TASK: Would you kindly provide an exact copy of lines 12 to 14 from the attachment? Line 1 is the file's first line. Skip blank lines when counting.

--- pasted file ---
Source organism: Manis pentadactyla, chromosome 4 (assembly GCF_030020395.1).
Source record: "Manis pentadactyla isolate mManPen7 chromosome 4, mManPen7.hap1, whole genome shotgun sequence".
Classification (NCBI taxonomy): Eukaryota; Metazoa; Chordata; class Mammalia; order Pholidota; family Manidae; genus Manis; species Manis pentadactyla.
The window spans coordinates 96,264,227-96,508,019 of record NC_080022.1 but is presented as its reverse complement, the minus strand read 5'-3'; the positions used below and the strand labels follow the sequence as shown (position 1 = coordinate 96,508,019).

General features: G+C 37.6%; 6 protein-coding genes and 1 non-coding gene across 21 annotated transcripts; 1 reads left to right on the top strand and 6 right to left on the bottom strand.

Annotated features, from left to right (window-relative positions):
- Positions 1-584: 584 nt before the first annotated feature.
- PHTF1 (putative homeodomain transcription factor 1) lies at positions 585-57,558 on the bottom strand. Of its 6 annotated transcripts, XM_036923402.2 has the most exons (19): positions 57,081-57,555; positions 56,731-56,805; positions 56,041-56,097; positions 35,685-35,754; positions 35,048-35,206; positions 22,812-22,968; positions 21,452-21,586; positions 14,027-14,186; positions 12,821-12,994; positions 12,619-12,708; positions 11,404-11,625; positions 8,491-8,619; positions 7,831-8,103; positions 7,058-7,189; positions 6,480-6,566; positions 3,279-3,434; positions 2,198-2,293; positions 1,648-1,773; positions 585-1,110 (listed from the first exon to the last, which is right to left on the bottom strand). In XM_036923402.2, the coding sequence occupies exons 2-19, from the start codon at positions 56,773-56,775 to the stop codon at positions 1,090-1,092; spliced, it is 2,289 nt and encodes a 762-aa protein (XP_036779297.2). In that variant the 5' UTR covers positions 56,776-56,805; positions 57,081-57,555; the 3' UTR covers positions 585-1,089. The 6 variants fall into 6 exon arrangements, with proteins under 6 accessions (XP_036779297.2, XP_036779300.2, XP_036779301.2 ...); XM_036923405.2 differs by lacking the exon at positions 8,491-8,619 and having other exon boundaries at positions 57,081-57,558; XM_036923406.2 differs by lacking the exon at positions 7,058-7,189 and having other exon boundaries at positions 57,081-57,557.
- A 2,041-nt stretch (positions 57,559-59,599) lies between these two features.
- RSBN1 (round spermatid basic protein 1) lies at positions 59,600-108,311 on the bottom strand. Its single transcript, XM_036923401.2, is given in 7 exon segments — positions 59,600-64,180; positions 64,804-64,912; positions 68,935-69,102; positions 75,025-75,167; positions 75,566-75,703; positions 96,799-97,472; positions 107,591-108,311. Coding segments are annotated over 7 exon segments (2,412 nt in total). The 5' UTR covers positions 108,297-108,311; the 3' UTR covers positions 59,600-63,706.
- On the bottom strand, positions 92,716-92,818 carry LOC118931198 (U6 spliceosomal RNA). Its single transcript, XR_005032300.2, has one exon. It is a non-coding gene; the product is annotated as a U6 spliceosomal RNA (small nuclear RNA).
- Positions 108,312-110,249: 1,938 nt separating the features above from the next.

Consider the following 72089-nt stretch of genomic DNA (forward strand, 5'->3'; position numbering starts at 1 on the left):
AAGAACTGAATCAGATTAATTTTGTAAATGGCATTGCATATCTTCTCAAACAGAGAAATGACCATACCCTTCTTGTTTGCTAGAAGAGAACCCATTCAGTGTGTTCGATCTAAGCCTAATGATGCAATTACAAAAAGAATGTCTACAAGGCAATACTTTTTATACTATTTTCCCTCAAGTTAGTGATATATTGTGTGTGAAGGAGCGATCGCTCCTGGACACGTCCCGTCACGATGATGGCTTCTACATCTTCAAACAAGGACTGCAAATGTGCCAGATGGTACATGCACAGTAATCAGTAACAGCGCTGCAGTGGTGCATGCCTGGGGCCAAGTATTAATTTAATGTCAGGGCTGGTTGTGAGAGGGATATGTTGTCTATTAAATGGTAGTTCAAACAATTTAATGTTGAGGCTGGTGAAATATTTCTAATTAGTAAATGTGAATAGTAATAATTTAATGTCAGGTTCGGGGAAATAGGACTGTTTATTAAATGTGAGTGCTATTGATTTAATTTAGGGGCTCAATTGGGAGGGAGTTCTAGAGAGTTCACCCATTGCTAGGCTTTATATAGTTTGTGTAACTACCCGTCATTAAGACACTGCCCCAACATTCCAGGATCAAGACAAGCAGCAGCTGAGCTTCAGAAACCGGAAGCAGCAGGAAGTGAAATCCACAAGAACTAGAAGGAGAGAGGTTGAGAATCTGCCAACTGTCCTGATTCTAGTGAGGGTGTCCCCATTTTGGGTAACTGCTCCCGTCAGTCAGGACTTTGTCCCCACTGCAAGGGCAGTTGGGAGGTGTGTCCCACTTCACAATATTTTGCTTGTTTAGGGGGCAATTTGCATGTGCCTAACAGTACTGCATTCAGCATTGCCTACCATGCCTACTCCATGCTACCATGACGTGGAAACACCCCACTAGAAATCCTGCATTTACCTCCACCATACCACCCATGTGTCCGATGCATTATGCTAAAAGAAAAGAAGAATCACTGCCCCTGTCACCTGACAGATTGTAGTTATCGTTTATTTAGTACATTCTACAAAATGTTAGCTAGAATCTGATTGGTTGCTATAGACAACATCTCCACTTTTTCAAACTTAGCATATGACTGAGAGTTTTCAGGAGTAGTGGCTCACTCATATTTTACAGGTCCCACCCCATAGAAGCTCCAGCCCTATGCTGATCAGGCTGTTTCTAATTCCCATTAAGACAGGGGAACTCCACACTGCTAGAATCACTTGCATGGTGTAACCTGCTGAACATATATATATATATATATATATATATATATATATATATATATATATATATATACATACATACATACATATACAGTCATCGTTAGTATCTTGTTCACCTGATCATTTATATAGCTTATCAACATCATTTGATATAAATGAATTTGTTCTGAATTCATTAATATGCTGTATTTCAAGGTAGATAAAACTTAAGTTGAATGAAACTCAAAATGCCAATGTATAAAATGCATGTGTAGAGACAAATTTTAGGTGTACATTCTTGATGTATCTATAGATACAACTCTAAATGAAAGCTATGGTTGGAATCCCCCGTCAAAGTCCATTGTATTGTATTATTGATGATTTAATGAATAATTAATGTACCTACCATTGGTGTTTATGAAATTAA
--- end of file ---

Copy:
- Positions 108,312-110,249: 1,938 nt separating the features above from the next.

Consider the following 72089-nt stretch of genomic DNA (forward strand, 5'->3'; position numbering starts at 1 on the left):
AAGAACTGAATCAGATTAATTTTGTAAATGGCATTGCATATCTTCTCAAACAGAGAAATGACCATACCCTTCTTGTTTGCTAGAAGAGAACCCATTCAGTGTGTTCGATCTAAGCCTAATGATGCAATTACAAAAAGAATGTCTACAAGGCAATACTTTTTATACTATTTTCCCTCAAGTTAGTGATATATTGTGTGTGAAGGAGCGATCGCTCCTGGACACGTCCCGTCACGATGATGGCTTCTACATCTTCAAACAAGGACTGCAAATGTGCCAGATGGTACATGCACAGTAATCAGTAACAGCGCTGCAGTGGTGCATGCCTGGGGCCAAGTATTAATTTAATGTCAGGGCTGGTTGTGAGAGGGATATGTTGTCTATTAAATGGTAGTTCAAACAATTTAATGTTGAGGCTGGTGAAATATTTCTAATTAGTAAATGTGAATAGTAATAATTTAATGTCAGGTTCGGGGAAATAGGACTGTTTATTAAATGTGAGTGCTATTGATTTAATTTAGGGGCTCAATTGGGAGGGAGTTCTAGAGAGTTCACCCATTGCTAGGCTTTATATAGTTTGTGTAACTACCCGTCATTAAGACACTGCCCCAACATTCCAGGATCAAGACAAGCAGCAGCTGAGCTTCAGAAACCGGAAGCAGCAGGAAGTGAAATCCACAAGAACTAGAAGGAGAGAGGTTGAGAATCTGCCAACTGTCCTGATTCTAGTGAGGGTGTCCCCATTTTGGGTAACTGCTCCCGTCAGTCAGGACTTTGTCCCCACTGCAAGGGCAGTTGGGAGGTGTGTCCCACTTCACAATATTTTGCTTGTTTAGGGGGCAATTTGCATGTGCCTAACAGTACTGCATTCAGCATTGCCTACCATGCCTACTCCATGCTACCATGACGTGGAAACACCCCACTAGAAATCCTGCATTTACCTCCACCATACCACCCATGTGTCCGATGCATTATGCTAAAAGAAAAGAAGAATCACTGCCCCTGTCACCTGACAGATTGTAGTTATCGTTTATTTAGTACATTCTACAAAATGTTAGCTAGAATCTGATTGGTTGCTATAGACAACATCTCCACTTTTTCAAACTTAGCATATGACTGAGAGTTTTCAGGAGTAGTGGCTCACTCATATTTTACAGGTCCCACCCCATAGAAGCTCCAGCCCTATGCTGATCAGGCTGTTTCTAATTCCCATTAAGACAGGGGAACTCCACACTGCTAGAATCACTTGCATGGTGTAACCTGCTGAACATATATATATATATATATATATATATATATATATATATATATATATATATATACATACATACATACATATACAGTCATCGTTAGTATCTTGTTCACCTGATCATTTATATAGCTTATCAACATCATTTGATATAAATGAATTTGTTCTGAATTCATTAATATGCTGTATTTCAAGGTAGATAAAACTTAAGTTGAATGAAACTCAAAATGCCAATGTATAAAATGCATGTGTAGAGACAAATTTTAGGTGTACATTCTTGATGTATCTATAGATACAACTCTAAATGAAAGCTATGGTTGGAATCCCCCGTCAAAGTCCATTGTATTGTATTATTGATGATTTAATGAATAATTAATGTACCTACCATTGGTGTTTATGAAATTAA